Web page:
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France's nuclear tests in Algeria in the 1960's are still killing Algerians.

October 5, 2016

On Febuary 13, 1960 the French detonated a nuclear bomb in Algeria which had a blast capacity of 70 kilotons — or more than four times the strength of Little Boy, the U.S. bomb dropped on Hiroshima at the end of World War II.

France's nuclear bomb test in the Reggane area in Algeria, known by the code name "Gerboise Bleue", announced to the world that France was now a nuclear power.

 

France would go on to test nuclear weapons 17 times in the Algerian Sahara desert between 1960 and 1966. However, those nuclear tests came at the expense of the region's people and its environment.

These Nuclear explosions took place during the Algerian war of independence (1954-1962) from France.

The armed confrontation with the Algerian Liberation Army at the time was going badly for France, with widespread international support for decolonisation and pressure on Paris to recognise the Algerian people's right to self-determination.


Obviously, France was not concerned by the deadly radiation its tests left behind and what effects they will have on the Algerians, whom they were having a bloody and brutal armed conflict.

Nearly half a century later, local people -- backed by Algeria's government -- say the tests left a legacy of environmental devastation and health problems, and are demanding that Paris issue an apology and pay compensation.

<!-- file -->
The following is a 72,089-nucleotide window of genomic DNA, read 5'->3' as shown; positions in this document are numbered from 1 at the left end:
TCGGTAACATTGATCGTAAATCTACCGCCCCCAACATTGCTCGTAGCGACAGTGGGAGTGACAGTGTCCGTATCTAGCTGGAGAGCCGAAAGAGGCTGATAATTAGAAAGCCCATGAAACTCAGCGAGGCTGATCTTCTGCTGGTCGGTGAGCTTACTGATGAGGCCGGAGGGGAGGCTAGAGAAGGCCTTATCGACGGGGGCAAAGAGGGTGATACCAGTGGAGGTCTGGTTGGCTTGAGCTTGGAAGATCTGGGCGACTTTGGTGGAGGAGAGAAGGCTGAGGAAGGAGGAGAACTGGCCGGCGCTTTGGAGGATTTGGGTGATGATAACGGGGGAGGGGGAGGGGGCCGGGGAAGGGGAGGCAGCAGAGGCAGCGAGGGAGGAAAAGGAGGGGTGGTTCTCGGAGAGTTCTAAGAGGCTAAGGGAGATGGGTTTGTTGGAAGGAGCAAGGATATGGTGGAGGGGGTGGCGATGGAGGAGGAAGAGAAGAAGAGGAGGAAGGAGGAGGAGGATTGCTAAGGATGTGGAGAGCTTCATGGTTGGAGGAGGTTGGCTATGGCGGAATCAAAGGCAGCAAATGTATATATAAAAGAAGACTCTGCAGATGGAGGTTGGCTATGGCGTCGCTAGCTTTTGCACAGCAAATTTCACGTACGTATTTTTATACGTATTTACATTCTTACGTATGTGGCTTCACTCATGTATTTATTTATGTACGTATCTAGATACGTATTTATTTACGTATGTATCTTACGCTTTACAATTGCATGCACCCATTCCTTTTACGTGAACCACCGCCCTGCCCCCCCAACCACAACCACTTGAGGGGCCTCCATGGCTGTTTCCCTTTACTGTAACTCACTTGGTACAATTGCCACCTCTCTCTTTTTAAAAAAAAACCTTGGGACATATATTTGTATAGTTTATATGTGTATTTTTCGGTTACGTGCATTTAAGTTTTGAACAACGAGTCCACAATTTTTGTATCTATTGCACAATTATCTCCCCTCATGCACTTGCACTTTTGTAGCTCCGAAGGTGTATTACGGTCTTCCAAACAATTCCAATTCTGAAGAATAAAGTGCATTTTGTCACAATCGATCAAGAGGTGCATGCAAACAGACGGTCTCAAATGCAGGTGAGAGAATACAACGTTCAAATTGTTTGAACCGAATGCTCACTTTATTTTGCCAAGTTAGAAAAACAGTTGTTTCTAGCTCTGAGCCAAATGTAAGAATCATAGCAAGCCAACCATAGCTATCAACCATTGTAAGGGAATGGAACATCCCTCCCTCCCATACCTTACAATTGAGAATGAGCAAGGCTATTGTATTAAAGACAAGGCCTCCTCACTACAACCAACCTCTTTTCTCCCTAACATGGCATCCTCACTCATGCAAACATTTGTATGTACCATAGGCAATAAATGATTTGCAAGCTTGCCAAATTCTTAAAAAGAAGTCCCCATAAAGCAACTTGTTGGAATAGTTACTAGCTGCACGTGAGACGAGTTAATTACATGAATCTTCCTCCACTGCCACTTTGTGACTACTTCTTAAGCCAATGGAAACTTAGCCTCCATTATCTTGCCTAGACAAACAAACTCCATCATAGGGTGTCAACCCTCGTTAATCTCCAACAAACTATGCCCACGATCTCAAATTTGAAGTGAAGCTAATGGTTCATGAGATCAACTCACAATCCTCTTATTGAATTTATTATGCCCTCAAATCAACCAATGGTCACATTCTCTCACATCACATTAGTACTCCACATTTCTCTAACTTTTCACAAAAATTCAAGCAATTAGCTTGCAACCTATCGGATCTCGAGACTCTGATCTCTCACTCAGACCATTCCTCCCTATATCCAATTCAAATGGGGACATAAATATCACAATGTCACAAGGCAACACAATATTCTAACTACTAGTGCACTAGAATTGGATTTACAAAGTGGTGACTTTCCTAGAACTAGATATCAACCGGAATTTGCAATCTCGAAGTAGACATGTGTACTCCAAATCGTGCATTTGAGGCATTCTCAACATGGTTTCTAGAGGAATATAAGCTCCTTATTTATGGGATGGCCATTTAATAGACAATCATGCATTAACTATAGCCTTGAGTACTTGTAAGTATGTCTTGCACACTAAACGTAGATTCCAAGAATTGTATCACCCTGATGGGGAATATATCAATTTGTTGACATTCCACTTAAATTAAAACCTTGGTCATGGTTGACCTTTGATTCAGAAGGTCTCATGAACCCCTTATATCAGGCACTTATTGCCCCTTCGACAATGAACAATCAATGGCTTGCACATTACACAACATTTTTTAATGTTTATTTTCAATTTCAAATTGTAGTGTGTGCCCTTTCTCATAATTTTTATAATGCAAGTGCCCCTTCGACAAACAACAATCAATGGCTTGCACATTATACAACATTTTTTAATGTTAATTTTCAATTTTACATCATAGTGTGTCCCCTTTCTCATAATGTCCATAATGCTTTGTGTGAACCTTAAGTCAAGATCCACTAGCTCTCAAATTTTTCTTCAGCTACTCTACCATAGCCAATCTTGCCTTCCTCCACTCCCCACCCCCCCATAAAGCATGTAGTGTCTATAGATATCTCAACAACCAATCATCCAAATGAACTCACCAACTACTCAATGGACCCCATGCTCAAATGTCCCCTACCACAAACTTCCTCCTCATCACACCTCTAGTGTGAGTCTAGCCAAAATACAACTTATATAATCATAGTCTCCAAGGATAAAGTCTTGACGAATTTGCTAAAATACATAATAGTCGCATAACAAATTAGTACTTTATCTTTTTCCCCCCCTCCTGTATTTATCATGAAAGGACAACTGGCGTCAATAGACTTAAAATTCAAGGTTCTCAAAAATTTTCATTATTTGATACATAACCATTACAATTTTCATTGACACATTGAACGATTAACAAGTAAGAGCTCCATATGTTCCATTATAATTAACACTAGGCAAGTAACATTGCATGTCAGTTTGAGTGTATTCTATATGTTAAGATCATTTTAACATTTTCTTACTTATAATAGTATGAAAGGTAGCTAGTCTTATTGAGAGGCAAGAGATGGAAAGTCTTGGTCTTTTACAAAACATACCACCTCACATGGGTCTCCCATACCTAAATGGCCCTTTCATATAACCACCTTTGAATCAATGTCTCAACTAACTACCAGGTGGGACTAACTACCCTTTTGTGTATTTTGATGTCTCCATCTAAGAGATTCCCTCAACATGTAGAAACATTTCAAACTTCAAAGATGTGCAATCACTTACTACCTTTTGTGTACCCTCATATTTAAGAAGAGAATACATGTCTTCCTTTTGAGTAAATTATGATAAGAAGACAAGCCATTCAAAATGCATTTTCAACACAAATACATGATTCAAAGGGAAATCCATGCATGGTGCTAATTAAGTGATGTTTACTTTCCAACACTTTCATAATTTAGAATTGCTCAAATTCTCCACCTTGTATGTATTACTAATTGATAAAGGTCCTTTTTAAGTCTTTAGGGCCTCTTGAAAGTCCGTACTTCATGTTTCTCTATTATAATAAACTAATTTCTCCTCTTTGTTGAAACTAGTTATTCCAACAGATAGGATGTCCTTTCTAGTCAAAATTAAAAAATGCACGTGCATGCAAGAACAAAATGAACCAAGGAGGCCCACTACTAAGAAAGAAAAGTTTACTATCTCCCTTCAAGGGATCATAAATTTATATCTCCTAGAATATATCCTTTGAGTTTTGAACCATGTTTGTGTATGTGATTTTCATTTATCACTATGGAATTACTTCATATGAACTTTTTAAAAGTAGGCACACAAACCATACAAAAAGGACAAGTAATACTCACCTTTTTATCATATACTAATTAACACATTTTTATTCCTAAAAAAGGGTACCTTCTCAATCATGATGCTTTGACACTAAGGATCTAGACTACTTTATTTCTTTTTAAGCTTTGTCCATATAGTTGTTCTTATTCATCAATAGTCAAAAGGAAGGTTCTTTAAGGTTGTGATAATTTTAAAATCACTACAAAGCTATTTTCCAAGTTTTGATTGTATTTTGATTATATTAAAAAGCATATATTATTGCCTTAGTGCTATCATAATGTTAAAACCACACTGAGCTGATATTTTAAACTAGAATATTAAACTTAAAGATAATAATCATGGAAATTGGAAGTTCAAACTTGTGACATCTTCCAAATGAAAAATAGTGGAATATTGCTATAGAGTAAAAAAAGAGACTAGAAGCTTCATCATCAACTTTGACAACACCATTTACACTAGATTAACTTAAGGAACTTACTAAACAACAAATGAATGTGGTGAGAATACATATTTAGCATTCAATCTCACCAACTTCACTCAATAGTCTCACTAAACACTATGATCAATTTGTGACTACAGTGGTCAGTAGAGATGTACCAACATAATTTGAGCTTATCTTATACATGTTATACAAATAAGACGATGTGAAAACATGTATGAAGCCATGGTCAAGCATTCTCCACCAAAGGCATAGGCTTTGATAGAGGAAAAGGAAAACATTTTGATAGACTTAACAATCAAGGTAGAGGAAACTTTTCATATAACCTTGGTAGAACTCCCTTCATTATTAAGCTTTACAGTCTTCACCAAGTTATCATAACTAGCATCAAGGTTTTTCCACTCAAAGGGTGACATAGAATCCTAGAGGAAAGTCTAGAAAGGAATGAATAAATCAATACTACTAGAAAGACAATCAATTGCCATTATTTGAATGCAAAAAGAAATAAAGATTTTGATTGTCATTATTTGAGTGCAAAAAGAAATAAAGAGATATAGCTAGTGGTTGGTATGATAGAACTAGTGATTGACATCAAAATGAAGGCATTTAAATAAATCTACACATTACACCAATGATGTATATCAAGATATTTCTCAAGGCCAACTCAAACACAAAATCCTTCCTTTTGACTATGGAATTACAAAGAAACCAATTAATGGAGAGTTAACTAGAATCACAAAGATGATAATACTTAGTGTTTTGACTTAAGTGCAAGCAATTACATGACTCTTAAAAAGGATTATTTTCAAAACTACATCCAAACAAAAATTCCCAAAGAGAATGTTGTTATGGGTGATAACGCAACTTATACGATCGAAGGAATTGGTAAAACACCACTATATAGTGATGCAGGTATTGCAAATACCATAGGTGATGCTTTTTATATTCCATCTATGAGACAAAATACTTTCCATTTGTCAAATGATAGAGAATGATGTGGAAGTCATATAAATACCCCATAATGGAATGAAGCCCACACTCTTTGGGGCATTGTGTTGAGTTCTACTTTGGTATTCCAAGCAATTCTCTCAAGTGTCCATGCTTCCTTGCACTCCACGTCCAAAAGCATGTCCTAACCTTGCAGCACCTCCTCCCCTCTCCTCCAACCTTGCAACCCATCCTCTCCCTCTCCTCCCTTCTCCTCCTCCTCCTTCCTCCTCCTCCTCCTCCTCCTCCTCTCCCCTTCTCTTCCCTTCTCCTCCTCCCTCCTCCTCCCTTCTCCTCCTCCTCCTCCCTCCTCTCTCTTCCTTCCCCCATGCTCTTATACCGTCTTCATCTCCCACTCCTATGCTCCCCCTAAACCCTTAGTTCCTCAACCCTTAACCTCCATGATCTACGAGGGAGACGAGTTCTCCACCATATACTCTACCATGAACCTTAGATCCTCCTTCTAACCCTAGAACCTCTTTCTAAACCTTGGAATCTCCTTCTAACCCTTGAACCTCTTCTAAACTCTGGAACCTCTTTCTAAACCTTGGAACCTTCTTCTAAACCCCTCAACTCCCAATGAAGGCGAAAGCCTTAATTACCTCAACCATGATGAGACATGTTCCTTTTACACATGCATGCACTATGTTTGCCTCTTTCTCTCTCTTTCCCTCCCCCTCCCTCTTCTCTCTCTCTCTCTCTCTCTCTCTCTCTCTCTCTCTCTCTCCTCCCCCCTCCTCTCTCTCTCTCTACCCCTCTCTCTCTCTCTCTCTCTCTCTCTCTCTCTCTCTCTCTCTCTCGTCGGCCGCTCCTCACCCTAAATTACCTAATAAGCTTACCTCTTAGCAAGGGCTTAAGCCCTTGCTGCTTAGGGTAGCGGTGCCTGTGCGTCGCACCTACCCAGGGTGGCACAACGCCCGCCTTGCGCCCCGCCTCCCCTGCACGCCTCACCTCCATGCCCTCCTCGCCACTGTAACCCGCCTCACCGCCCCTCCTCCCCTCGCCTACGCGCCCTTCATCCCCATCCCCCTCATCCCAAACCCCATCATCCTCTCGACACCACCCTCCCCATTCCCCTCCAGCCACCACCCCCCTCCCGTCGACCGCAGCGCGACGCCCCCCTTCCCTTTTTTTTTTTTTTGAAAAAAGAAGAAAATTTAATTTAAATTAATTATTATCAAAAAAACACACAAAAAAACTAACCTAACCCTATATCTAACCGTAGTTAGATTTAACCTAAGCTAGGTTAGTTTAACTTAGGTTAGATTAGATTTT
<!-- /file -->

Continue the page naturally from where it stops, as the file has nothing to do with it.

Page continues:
To this day Algerians are suffering from the effects and the fallout of the French atomic legacy 56 years after nuke tests.
 

Many Algerians experience cancers, blindness and birth defects linked directly to the French atomic bombs, but France seems oblivious to their suffering.
 

Estimates of the number of Algerians affected by testing range from 27,000 — cited by the French Ministry of Defense — to 60,000, the figure given by Abdul Kadhim al-Aboudi, an Algerian professor of nuclear physics.
 

A compensation scheme for victims of France’s nuclear tests exists, but it has made payouts to only 17 people. The majority of those were residents of French Polynesia, where France relocated its nuclear testing campaign after leaving Algeria.

 

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